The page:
MP calls on businesses to support terminally ill workers
11th April 2017
LEADING business organisations in the area have been urged to back an evocative campaign to protect terminally ill workers.
Grimsby MP Melanie Onn is working alongside the TUC on ‘Dying to Work’, as the workers’ rights champion looks to protect those who are facing up to the biggest challenge life can deal.
Ms Onn said: “It is shocking to think that if people with terminal illnesses are dismissed or forced out of their jobs that their loved ones will lose the death in service payments that the employee has planned for and earned through a life-time of hard work. That is why I am proud to support this campaign and I hope something will soon be done to ensure that individuals with terminal illness will receive the protection and support they deserve.
“In addition to supporting the TUC’s ‘Dying to Work’ campaign in Parliament, I will be encouraging businesses and public sector organisations in my constituency to sign up to the TUC’s voluntary charter.”
Having already underlined the importance of keeping rights written in EU law post-Brexit, Ms Onn has now written to Lord Haskins, chairman of Humber Local Enterprise Partnership; Rob Walsh, chief executive of North East Lincolnshire Council; Dr Ian Kelly, chief executive of Hull & Humber Chamber of Commerce; Mark Webb, managing director of E-Factor; Richard Sunley, interim chief executive of Northern Lincolnshire and Goole NHS Foundation Trust; Dr Peter Melton, clinical chief officer of North East Lincolnshire Clinical Commissioning Group and Ursula Lidbetter MBE, chair of the Greater Lincolnshire Local Enterprise Partnership.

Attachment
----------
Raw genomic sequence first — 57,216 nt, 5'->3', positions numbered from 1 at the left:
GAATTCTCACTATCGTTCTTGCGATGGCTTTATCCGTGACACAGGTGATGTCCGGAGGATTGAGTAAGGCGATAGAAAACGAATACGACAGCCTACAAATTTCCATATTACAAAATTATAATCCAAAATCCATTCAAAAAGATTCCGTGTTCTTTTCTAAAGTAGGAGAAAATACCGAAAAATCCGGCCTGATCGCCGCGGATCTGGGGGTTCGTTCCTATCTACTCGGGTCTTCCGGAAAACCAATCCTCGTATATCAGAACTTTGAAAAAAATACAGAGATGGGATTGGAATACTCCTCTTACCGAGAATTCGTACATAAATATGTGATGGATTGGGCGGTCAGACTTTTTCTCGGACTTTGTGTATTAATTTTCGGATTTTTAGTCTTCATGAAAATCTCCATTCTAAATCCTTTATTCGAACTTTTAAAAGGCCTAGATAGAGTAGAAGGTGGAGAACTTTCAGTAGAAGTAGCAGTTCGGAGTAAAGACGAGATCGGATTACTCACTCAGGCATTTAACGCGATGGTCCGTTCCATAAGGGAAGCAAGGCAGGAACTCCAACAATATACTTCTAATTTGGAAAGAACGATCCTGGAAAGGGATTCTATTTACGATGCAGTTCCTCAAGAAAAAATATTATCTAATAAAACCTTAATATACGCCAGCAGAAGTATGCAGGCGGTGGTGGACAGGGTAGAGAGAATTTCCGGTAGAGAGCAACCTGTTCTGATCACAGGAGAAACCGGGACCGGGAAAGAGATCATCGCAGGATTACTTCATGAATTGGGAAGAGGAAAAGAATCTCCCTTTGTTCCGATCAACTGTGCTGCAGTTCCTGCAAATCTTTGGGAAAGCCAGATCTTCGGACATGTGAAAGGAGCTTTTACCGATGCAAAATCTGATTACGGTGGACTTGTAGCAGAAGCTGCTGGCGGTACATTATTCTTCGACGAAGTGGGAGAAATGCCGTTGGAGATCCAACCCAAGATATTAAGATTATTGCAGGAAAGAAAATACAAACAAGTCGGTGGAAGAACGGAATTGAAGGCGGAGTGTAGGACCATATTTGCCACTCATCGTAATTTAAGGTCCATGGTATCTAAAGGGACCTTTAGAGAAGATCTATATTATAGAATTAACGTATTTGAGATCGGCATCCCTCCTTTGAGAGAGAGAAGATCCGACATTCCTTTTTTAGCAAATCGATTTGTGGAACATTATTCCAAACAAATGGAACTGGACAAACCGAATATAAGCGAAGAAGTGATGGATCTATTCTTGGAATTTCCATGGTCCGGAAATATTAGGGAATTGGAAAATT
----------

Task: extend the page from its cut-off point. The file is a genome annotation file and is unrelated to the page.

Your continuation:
In her letter, she wrote: “I would like to ask you to consider supporting the TUC’s ‘Dying to Work’ campaign to protect terminally ill workers and sign the voluntary charter that sets out an agreed way in which your employees will be supported, protected and guided throughout their employment, following a terminal diagnosis.”
Launched a year ago, it was set up following the case of Jacci Woodcock, a 58-year-old sales manager from Derbyshire, who was forced out of her job after being diagnosed with terminal breast cancer.
Since its launch a year ago, The TUCs ‘Dying to Work’ Voluntary Charter now protects over 300,000 employees with companies such as Legal and General, Santander, Co-Op, Carillion, Serco and E.on signing up.
The campaign has been endorsed by a number of trade unions and charities, including The National Council for Palliative Care, Hospice UK, Breast Cancer Care and Second Hope.
TUC deputy general secretary Paul Nowak said: “Serious illness is tough enough without having to put up with extra hassle at work. Everyone can surely agree that terminally-ill workers deserve protection.
"That's why unions, MPs, employers and charities are coming together to ensure that workers get the support and protections they need when times are toughest."
Dying to Work Voluntary Charter
- We recognise that terminal illness requires support and understanding and not additional and avoidable stress and worry
- Terminally ill workers will be secure in the knowledge that we will support them following their diagnosis and we recognise that safe and reasonable work can help maintain dignity, offer a valuable distraction and can be therapeutic in itself
- We will provide our employees with the security of work, peace of mind and the right to choose the best course of action for themselves and their families which helps them through this challenging period with dignity and without undue financial loss
- We support the TUC’s Dying to Work campaign so that all employees battling terminal illness have adequate employment protection and have their death in service benefits protected for the loved ones they leave behind
News Courtesy: www.humberbusiness.com